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Cape Turtle Dove

Cape Turtle Dove

Latin: Streptopelia capicola (streptopelia = Greek ‘a collared dove’; capicola = Latin ‘an inhabitant of the Cape’)
Shona: Njiva (generic name for doves)


There are two doves we see often around where I live in Harare: the Laughing Dove (see last week’s blog ) and this one, the Cape Turtle Dove, which is significantly bigger and greyer, lacks the golden spotted breast and has a prominent half collar at the back of its neck.  If you see it flying away from you, which is often how you do see it, and there are broad white stripes on either side of its tail visible in flight, it could be this one – but it could also be the other smaller one, the Laughing Dove (sorry about that!  The tail stripes are not, in fact, a very helpful distinguishing mark!). 

The Cape Turtle Dove is very common, almost as common as the Laughing Dove, and widely distributed in Africa.  They are seed-eaters, with similar habits to the Laughing Doves: they also feed their chicks on that protein rich ‘pigeons’ milk’.  If you put out a seed-tray for them to feed, you need to use small grains; or perhaps crushed maize will also do (I have not tried).  Once the birds have discovered the tray (which might take some days), you can sit back and watch them early in the morning or in the evening frantically gobbling up all the seed within minutes, down to the last particle – and aggressively chasing away any competitors, particularly the smaller Laughing Doves.  Intelligence is not something that immediately strikes one about doves: some of them spend more time chasing other birds away from the seed than eating it themselves. 

 Why are they called “turtle doves”?  Does it have anything to do with turtles, those tortoise-like reptiles that live in water?  I think not: I doubt they are related!  I don’t really know, but I would guess that it is because the rather similar European Turtle Dove has as its Latin name Streptopelia turtur, and the word ‘turtur’ has been Anglicised into ‘turtle’.  When Europeans came and found this very similar bird they used the same name.  It could also be (but this is just another guess) that the word ‘turtur’, even in Latin, sounds a bit like their call i.e. it is an onomatopoeic name, like quite a lot of bird names. 

 Doves, as I said, are seed eaters; in their droppings, as is the case with other seed-eaters, there are sometimes to be found undigested seeds which were perhaps too hard to be ingested and have passed through the birds.  Some plants have taken this up and actually make use of such birds for their own propagation.  In some cases, the germination of the seeds actually depends partially on the action of the acids in the bird’s digestive system: without passing through the bird’s gut, the seeds will not be able to produce, so that the plant’s reproduction is dependent on its seed being eaten by birds.  Birds are a good way of dispersing seeds because they often excrete them at a distance from where they found them, together with a lump of nutritious fertilizer, which is of course exactly what the plants want in order to spread.  So the arrangement benefits both the birds and the plants.  Of course, although some of the seeds eaten by birds will be dropped in places that are good for the plants to grow, not all will.  In fact, doves – at least when they are nesting – just deposit their faeces in the nest.  But this unpleasant habit, the books say, also has a beneficial purpose: it helps bind together the  nests that doves build.  The nests of Cape Turtle Doves are rather flimsy and their eggs are noticeably small for the size of the bird, so eggs can and do sometimes fall through holes in the nest.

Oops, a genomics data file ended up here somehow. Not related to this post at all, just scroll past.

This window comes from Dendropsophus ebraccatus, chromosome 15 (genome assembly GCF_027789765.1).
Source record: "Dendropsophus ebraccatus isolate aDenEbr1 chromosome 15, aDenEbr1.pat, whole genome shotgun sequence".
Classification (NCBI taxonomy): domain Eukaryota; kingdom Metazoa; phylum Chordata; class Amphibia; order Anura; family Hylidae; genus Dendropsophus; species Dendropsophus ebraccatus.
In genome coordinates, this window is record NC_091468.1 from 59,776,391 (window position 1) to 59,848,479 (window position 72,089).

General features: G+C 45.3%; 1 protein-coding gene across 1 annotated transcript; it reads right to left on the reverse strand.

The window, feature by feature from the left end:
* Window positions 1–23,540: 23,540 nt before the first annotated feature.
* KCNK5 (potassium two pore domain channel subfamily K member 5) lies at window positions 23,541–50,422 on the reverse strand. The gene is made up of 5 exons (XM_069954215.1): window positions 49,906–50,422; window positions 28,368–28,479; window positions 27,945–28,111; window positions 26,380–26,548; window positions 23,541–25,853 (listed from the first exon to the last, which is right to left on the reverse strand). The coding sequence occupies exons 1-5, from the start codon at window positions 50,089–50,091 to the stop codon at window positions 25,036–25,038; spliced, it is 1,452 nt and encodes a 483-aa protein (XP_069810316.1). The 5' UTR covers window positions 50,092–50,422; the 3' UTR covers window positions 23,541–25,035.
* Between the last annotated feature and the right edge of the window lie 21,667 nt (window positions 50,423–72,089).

The eggs are small because the incubation period for this bird is only 14 days, which is to say that the chick emerges from the egg comparatively quickly, and hence at an earlier stage of development than other birds.  Its continued development to maturity is therefore completely dependent on the care, protection and feeding provided by its parents.  When you think about it, it is no different, in this respect, from ourselves: we humans too are born at an early stage of development, helpless and utterly dependent on our parents, unable to fend for ourselves.  But this stage of dependence, for humans, lasts a very long time, perhaps longer than any other creature.  I imagine that this is partly because in our case it is not only our bodies but also our minds that need to develop before we can look after ourselves on our own.  

Stephen Buckland

Dr. Stephen Buckland – Lecturer in Philosophy but also a keen amateur bird watcher.

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